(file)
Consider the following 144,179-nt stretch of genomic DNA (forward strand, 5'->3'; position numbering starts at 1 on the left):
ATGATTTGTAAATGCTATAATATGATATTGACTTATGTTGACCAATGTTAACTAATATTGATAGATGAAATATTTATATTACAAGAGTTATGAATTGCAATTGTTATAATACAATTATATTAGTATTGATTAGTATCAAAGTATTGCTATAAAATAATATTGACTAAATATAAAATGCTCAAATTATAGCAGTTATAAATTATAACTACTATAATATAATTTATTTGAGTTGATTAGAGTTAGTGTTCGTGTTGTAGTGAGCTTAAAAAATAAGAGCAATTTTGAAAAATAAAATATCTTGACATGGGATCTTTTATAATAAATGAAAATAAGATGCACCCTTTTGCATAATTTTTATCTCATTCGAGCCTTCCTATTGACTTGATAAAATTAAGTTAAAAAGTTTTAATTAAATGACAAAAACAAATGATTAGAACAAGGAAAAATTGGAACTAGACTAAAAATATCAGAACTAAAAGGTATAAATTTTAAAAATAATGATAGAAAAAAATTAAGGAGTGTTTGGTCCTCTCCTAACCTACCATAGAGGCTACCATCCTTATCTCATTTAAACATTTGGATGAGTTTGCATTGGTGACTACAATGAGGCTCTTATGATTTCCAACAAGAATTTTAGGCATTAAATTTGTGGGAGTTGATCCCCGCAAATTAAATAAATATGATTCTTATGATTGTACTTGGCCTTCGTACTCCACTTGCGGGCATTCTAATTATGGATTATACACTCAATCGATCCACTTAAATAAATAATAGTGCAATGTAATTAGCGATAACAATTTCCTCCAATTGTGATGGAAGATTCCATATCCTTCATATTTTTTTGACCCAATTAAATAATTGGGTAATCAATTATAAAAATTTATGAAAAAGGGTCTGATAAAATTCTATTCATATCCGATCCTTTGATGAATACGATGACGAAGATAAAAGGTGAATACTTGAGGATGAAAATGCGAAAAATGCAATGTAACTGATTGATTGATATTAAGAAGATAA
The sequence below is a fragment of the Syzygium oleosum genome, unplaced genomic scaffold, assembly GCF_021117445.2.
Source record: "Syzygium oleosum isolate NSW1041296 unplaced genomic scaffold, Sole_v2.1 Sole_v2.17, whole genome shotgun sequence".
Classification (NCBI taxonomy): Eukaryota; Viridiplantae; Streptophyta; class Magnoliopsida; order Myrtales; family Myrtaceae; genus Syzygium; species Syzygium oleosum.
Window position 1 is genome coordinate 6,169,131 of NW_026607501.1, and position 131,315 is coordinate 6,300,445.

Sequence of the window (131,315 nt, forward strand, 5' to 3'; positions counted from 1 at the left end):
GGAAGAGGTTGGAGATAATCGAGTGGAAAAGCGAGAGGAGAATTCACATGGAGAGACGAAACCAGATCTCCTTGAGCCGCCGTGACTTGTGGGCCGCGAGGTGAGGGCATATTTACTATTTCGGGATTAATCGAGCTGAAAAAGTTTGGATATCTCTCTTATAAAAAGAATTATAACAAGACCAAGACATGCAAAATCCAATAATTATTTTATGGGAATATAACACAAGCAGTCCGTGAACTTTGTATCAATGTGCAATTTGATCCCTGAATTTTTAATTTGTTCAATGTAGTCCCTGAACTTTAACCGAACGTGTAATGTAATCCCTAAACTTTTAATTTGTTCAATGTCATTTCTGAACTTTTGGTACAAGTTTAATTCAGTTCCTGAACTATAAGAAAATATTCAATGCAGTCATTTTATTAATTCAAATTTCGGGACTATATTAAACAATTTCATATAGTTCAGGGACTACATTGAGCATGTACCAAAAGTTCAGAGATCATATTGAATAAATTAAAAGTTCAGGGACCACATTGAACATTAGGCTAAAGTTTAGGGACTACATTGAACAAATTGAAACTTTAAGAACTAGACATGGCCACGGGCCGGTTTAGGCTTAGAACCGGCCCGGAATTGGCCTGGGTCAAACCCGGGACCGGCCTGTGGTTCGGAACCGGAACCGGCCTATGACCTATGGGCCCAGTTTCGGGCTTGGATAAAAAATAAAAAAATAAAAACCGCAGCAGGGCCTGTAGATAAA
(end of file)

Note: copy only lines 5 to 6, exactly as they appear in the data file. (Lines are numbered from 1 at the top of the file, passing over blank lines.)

Classification (NCBI taxonomy): Eukaryota; Viridiplantae; Streptophyta; class Magnoliopsida; order Myrtales; family Myrtaceae; genus Syzygium; species Syzygium oleosum.
Window position 1 is genome coordinate 6,169,131 of NW_026607501.1, and position 131,315 is coordinate 6,300,445.